Il y a plus de gens farfelus aujourd'hui qu'hier. - There are more eccentric people today than yesterday.

My dear old dad just gave me a case of wine that he and his pals made. It's a California Syrah. My dad wanted to call it Château Terrific, but they named it Farfelu. I think the name is fitting.

Tuesday, July 29, 2008

you drunken shrew!

This small mammal can tank the equivalent of nine beers without even getting a buzz on. To me, that would be very frustrating, not to mention expensive. Thanks to Lilia for forwarding!

Thursday, July 24, 2008

sa vi(ll)e à vélo

This blog is the greatest invention since sliced bread, and the wheel!

For anyone passionate about bande dessinée and bikes! Great depiction of what tourists must think about cycling in SF (obviously she didn't pick up the bicycle city map.)

Wednesday, July 23, 2008

more art i want to see

Into the Ether at the RayKo Photo Center.

From their website:

Come see this landmark West Coast exhibition featuring the work of 10 of the greatest contemporary collodion artists to ever coat a plate. Both ambrotypes (one-of-a-kind images made on glass) and ferrotypes, or tintypes (one-of-a-kind images made on thin metal plates) will be exhibited. The photographers come from a wide variety of backgrounds and pursue a wide range of subject matter, but they are united in their choice of process and their passion for this technique that renders some of the most exquisite photographs ever seen.

Sunday, July 20, 2008

shorty take a bow

When I lived in Mississippi, I would often call in sick to work when I needed to take a mental health break, and that mental health break usually meant a five-and-a-half hour drive down the 55 to New Orleans to hear music, dance and drink in the streets. My favorite place to hear music was the Maple Leaf Bar in the Garden District. I remember getting off the street car at the Carrolton stop, and you could already hear the music and feel the vibe. Upon entering, everyone would be dancing, as there is no sitting and nodding your head to jazz allowed in the Big Easy. That city, in my memory, is synonymous with hot, sticky, sweaty late nights filled with electricity and good times.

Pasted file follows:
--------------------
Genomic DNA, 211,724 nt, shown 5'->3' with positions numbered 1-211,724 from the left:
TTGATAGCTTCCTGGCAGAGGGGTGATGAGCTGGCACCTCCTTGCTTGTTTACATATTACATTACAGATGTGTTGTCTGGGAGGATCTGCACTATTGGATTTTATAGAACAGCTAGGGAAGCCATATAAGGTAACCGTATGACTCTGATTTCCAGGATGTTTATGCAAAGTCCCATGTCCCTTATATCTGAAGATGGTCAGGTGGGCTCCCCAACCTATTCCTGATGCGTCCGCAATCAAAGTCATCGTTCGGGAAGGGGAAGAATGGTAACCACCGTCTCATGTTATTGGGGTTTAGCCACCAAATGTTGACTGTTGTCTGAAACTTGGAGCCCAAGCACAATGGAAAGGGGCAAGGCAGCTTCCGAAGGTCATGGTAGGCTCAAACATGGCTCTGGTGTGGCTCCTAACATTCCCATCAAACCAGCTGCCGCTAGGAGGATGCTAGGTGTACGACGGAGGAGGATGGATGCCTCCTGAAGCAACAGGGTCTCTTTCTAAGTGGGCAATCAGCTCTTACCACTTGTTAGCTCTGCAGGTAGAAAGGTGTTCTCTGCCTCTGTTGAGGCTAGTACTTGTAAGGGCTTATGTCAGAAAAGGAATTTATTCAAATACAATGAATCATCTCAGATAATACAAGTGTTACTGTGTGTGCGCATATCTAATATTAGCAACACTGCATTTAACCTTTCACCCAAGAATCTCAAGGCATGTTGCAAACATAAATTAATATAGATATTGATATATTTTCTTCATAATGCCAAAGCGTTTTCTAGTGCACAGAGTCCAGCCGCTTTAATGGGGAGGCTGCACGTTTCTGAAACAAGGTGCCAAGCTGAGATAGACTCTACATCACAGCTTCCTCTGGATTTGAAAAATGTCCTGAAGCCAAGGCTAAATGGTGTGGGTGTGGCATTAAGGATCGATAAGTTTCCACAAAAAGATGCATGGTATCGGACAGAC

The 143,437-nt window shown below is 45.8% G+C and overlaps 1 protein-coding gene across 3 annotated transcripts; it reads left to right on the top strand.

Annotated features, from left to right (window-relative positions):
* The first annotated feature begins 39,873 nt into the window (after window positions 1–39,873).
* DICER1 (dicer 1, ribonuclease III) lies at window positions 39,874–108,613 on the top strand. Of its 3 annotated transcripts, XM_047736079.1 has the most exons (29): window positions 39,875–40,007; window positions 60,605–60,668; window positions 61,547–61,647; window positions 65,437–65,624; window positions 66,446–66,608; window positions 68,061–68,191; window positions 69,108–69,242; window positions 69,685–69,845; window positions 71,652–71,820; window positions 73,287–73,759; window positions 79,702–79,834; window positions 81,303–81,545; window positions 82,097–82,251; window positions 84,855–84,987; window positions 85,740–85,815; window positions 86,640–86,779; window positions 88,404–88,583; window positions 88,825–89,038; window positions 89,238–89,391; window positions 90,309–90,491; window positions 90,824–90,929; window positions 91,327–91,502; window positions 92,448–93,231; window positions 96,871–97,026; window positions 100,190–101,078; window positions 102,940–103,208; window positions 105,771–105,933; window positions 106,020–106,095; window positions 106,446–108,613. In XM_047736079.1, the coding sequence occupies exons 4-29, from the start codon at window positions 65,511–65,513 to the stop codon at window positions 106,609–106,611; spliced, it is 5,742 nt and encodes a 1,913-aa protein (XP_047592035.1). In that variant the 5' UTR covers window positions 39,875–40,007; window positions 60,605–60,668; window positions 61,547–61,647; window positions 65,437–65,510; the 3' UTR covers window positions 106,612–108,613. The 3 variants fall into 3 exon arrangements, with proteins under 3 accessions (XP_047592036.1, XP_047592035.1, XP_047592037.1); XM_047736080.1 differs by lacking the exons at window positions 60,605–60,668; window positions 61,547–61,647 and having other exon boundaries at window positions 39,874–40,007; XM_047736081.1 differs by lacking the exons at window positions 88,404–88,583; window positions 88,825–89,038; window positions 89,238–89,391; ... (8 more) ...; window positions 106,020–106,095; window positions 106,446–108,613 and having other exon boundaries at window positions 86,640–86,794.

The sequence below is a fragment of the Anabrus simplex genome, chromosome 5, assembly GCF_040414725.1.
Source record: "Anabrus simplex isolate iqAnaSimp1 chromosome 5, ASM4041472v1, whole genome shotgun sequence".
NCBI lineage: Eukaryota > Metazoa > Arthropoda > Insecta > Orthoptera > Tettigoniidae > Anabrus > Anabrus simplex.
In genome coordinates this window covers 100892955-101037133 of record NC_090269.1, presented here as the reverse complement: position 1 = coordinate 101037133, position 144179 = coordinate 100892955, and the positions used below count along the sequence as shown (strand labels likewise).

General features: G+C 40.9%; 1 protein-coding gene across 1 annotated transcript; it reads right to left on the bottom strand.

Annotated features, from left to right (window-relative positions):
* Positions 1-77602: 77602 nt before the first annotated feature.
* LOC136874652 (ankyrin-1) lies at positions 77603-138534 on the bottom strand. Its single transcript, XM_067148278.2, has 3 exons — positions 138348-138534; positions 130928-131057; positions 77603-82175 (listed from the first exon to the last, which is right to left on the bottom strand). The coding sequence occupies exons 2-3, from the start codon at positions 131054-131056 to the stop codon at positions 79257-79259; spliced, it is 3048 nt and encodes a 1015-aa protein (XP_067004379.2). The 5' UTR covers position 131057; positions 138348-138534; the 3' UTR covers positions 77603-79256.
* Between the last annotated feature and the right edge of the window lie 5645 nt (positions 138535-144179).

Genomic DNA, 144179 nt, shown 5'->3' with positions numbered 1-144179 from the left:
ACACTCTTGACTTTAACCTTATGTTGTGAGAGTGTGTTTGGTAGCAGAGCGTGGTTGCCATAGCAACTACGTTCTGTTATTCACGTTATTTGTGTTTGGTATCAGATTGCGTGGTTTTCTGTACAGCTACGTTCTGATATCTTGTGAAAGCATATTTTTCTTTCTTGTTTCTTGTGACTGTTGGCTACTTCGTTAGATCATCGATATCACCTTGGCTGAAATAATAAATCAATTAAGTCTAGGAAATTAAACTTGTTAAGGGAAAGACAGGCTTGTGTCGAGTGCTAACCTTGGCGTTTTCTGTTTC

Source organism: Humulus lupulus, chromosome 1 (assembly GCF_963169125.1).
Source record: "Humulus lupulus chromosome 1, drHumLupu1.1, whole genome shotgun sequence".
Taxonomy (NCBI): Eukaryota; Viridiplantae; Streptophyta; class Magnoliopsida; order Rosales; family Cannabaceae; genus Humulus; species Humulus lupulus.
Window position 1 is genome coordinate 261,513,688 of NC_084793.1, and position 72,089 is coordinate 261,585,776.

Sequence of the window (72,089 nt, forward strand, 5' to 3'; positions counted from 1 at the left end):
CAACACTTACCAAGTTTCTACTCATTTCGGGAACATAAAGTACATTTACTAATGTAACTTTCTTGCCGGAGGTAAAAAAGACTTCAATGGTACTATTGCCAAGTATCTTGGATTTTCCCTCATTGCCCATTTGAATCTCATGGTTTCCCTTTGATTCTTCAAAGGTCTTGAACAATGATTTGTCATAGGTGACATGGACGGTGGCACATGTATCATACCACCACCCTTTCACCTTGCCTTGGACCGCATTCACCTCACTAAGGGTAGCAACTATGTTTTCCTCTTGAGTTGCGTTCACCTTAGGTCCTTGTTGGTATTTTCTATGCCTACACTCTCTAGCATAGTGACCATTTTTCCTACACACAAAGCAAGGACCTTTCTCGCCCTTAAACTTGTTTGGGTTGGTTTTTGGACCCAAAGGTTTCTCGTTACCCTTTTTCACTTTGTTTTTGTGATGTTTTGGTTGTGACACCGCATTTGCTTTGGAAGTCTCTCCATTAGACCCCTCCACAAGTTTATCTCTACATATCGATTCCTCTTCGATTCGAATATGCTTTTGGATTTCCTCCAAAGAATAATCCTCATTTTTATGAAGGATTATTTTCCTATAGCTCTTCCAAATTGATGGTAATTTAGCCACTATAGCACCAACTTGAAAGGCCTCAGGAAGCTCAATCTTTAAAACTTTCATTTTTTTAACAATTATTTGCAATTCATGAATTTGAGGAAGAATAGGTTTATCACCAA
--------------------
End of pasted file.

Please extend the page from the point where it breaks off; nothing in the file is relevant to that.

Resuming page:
This past weekend, I was taken straight back the Maple Leaf Bar right here at the Independent in NOPA. Trombone Shorty is a young jazz impresario hailing from New Orleans. On Saturday night, he rocked the house with one song leading straight into another, complete with originals as well as jazzy renditions of Snoop Dogg and AC/DC.

I had seen Trombone Shorty open for Allen Toussaint at Stern Grove two weeks ago, and fell in love then, but when you're as up close and personal as I was this past Saturday, boy oh boy, I wished I was 22 years old again! Here's the band, taking their bow.

Ironically, Trombone Shorty and the New Orleans Avenue were the opening band, but clearly it should have been the other way around on Saturday night. I had the chance to speak with the saxophonist (another youngster) after their set, and when I told him that they really needed to sell cd's at their shows, he asked me, "I don't understand why anyone would want to listen to US." My reply was, "Give yourself some credit!" These guys kick ass, and I highly recommend putting them on your wishlists and giving them as the gift of music to all your friends and family members!

Friday, July 18, 2008


I'll admit to the fact that this posting gives away my age, but check it out - Rush is on the Colbert Report!

Wednesday, July 16, 2008

moments of perfection

Every once in a while, you get to witness one.

allez sarko!

Cet article me donne impatience d'aller en France en septembre!

"I know there's a view of Sarkozy as a Bonapartist Caligula, consumed with himself, brooking no dissent, petulant to the point of puerility, and governing in such perpetual motion that he will only see the wall he's condemned to hit when it's too late."

Trop classique!

Tuesday, July 15, 2008

we're all mad here